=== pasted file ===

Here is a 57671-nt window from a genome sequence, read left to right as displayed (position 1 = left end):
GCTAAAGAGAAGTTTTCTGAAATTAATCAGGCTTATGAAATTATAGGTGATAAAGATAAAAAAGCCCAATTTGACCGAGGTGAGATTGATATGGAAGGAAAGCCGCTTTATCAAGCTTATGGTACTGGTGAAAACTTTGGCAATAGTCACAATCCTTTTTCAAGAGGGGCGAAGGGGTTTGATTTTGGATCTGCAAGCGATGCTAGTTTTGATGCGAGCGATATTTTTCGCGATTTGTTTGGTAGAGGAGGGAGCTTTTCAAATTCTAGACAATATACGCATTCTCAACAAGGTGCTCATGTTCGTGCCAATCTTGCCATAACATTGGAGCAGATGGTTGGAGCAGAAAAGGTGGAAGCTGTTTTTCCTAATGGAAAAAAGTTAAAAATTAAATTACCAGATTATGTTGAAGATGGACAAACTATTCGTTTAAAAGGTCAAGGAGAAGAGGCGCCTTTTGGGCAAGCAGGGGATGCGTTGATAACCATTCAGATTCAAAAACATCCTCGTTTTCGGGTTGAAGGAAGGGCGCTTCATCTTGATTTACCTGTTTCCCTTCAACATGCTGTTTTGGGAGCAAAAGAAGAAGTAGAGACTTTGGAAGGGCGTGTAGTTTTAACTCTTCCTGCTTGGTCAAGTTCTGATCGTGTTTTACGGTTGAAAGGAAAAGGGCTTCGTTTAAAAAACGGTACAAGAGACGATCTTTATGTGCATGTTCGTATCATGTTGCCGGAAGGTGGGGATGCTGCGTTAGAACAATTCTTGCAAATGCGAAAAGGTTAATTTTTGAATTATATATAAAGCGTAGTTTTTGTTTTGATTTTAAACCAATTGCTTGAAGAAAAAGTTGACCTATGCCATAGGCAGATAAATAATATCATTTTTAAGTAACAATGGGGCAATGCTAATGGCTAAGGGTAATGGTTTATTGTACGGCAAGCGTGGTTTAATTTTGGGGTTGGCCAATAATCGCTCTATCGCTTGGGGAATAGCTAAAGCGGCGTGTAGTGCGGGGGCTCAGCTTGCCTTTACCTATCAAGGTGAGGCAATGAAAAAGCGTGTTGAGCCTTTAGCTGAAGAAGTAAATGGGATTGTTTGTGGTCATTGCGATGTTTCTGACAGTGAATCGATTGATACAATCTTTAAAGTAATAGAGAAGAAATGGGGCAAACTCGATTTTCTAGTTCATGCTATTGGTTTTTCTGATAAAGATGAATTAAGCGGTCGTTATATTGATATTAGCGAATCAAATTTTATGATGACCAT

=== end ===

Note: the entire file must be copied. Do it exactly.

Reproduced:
Here is a 57671-nt window from a genome sequence, read left to right as displayed (position 1 = left end):
GCTAAAGAGAAGTTTTCTGAAATTAATCAGGCTTATGAAATTATAGGTGATAAAGATAAAAAAGCCCAATTTGACCGAGGTGAGATTGATATGGAAGGAAAGCCGCTTTATCAAGCTTATGGTACTGGTGAAAACTTTGGCAATAGTCACAATCCTTTTTCAAGAGGGGCGAAGGGGTTTGATTTTGGATCTGCAAGCGATGCTAGTTTTGATGCGAGCGATATTTTTCGCGATTTGTTTGGTAGAGGAGGGAGCTTTTCAAATTCTAGACAATATACGCATTCTCAACAAGGTGCTCATGTTCGTGCCAATCTTGCCATAACATTGGAGCAGATGGTTGGAGCAGAAAAGGTGGAAGCTGTTTTTCCTAATGGAAAAAAGTTAAAAATTAAATTACCAGATTATGTTGAAGATGGACAAACTATTCGTTTAAAAGGTCAAGGAGAAGAGGCGCCTTTTGGGCAAGCAGGGGATGCGTTGATAACCATTCAGATTCAAAAACATCCTCGTTTTCGGGTTGAAGGAAGGGCGCTTCATCTTGATTTACCTGTTTCCCTTCAACATGCTGTTTTGGGAGCAAAAGAAGAAGTAGAGACTTTGGAAGGGCGTGTAGTTTTAACTCTTCCTGCTTGGTCAAGTTCTGATCGTGTTTTACGGTTGAAAGGAAAAGGGCTTCGTTTAAAAAACGGTACAAGAGACGATCTTTATGTGCATGTTCGTATCATGTTGCCGGAAGGTGGGGATGCTGCGTTAGAACAATTCTTGCAAATGCGAAAAGGTTAATTTTTGAATTATATATAAAGCGTAGTTTTTGTTTTGATTTTAAACCAATTGCTTGAAGAAAAAGTTGACCTATGCCATAGGCAGATAAATAATATCATTTTTAAGTAACAATGGGGCAATGCTAATGGCTAAGGGTAATGGTTTATTGTACGGCAAGCGTGGTTTAATTTTGGGGTTGGCCAATAATCGCTCTATCGCTTGGGGAATAGCTAAAGCGGCGTGTAGTGCGGGGGCTCAGCTTGCCTTTACCTATCAAGGTGAGGCAATGAAAAAGCGTGTTGAGCCTTTAGCTGAAGAAGTAAATGGGATTGTTTGTGGTCATTGCGATGTTTCTGACAGTGAATCGATTGATACAATCTTTAAAGTAATAGAGAAGAAATGGGGCAAACTCGATTTTCTAGTTCATGCTATTGGTTTTTCTGATAAAGATGAATTAAGCGGTCGTTATATTGATATTAGCGAATCAAATTTTATGATGACCAT